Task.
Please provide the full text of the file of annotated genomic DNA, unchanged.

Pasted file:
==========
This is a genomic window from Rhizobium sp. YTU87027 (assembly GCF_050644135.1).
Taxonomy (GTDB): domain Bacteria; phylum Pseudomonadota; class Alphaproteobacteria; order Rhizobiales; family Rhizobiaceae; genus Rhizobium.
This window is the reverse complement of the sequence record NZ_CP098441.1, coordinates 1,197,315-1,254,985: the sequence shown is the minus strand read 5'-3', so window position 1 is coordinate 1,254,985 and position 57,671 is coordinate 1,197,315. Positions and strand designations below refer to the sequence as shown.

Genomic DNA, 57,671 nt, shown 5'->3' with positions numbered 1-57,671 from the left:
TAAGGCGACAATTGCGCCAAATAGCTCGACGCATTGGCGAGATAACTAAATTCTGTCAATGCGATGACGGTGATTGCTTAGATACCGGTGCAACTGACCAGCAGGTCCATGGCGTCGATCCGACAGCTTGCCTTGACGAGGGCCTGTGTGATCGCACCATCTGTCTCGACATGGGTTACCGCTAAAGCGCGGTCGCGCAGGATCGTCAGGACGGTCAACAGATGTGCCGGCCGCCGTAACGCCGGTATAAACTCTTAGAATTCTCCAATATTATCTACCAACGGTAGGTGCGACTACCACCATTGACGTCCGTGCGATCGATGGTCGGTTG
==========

This is a genomic window from Rhizobium sp. YTU87027 (assembly GCF_050644135.1).
Taxonomy (GTDB): domain Bacteria; phylum Pseudomonadota; class Alphaproteobacteria; order Rhizobiales; family Rhizobiaceae; genus Rhizobium.
This window is the reverse complement of the sequence record NZ_CP098441.1, coordinates 1,197,315-1,254,985: the sequence shown is the minus strand read 5'-3', so window position 1 is coordinate 1,254,985 and position 57,671 is coordinate 1,197,315. Positions and strand designations below refer to the sequence as shown.

Genomic DNA, 57,671 nt, shown 5'->3' with positions numbered 1-57,671 from the left:
TAAGGCGACAATTGCGCCAAATAGCTCGACGCATTGGCGAGATAACTAAATTCTGTCAATGCGATGACGGTGATTGCTTAGATACCGGTGCAACTGACCAGCAGGTCCATGGCGTCGATCCGACAGCTTGCCTTGACGAGGGCCTGTGTGATCGCACCATCTGTCTCGACATGGGTTACCGCTAAAGCGCGGTCGCGCAGGATCGTCAGGACGGTCAACAGATGTGCCGGCCGCCGTAACGCCGGTATAAACTCTTAGAATTCTCCAATATTATCTACCAACGGTAGGTGCGACTACCACCATTGACGTCCGTGCGATCGATGGTCGGTTG